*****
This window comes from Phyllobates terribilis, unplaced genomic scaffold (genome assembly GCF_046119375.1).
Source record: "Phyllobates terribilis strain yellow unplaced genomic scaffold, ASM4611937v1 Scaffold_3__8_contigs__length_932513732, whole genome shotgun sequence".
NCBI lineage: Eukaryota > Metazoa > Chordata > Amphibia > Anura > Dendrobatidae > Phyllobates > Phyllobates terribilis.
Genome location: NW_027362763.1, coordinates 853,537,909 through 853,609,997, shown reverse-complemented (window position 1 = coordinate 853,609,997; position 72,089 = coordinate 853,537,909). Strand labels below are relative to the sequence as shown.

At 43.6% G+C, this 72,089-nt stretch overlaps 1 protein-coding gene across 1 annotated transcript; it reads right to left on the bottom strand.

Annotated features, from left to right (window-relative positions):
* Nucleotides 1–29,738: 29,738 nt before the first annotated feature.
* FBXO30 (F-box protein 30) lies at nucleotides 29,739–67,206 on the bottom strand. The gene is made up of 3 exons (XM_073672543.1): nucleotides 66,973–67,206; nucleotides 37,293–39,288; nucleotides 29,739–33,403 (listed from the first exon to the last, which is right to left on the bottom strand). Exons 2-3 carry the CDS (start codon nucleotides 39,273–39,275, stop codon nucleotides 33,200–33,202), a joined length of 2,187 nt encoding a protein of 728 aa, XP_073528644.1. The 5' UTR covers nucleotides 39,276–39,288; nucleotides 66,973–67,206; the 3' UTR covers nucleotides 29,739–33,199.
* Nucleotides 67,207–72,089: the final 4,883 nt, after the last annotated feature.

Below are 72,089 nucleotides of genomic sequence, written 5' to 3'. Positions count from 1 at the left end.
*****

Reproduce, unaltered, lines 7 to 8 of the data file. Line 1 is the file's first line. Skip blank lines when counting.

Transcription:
* Nucleotides 1–29,738: 29,738 nt before the first annotated feature.
* FBXO30 (F-box protein 30) lies at nucleotides 29,739–67,206 on the bottom strand. The gene is made up of 3 exons (XM_073672543.1): nucleotides 66,973–67,206; nucleotides 37,293–39,288; nucleotides 29,739–33,403 (listed from the first exon to the last, which is right to left on the bottom strand). Exons 2-3 carry the CDS (start codon nucleotides 39,273–39,275, stop codon nucleotides 33,200–33,202), a joined length of 2,187 nt encoding a protein of 728 aa, XP_073528644.1. The 5' UTR covers nucleotides 39,276–39,288; nucleotides 66,973–67,206; the 3' UTR covers nucleotides 29,739–33,199.